Ichiboe Island is a small speck of land off the coast of modern-day Namibia. It is famed for its population of birds. In 1828, an explorer reported the island was covered with guano to a depth of twenty-five feet. This set off a guano rush and, during the peak in 1845, at least 450 boats loaded up with the good stuff, scraped off the island by 6000 men. Guano continued to be taken from the island until very recently, though the last "scrape" in 2000 was carefully supervised.

This is a really interesting little story (and there is a local tidbit below for readers from my part of the world) about a "petrified man" reportedly found on the island "imbedded in guano." His body was said to have been there for one hundred years and was on exhibit in Baltimore.

Source: Liverpool Transcript (Nova Scotia) 15 February 1854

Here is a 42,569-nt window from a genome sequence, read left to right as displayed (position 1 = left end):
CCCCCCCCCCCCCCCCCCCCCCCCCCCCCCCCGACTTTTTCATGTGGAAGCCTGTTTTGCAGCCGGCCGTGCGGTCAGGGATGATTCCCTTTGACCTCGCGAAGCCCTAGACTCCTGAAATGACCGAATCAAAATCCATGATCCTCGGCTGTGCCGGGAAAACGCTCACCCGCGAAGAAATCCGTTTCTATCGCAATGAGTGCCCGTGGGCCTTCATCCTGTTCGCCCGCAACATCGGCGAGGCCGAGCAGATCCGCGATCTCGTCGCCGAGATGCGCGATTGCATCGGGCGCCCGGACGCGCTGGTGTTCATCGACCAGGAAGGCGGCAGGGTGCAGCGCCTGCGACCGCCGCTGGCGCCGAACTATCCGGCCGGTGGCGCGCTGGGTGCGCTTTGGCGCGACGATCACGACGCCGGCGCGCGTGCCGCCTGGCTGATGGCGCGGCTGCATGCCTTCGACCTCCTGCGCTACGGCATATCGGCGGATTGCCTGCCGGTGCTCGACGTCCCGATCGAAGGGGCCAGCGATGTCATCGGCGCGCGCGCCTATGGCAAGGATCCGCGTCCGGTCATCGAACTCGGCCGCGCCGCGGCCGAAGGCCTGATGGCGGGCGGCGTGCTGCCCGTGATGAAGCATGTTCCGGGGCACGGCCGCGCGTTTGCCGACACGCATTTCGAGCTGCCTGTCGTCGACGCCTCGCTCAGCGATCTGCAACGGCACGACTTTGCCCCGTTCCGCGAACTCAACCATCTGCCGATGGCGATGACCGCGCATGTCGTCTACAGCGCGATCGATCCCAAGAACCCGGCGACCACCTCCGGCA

Source: Cooper's Clarksburg Register (Virginia) 26 April 1854

And, for a little extra history! Ichiboe Island is one of a few islands off Namibia renowned for their bird populations. One of the other islands is Mercury Island. During the Second World War, sailors from the merchant vessel Point Pleasant Park were shipwrecked on Mercury Island before being rescued by some South African fishermen. In my hometown, there is a monument to the Point Pleasant Park in ... you guessed it, Point Pleasant Park. 


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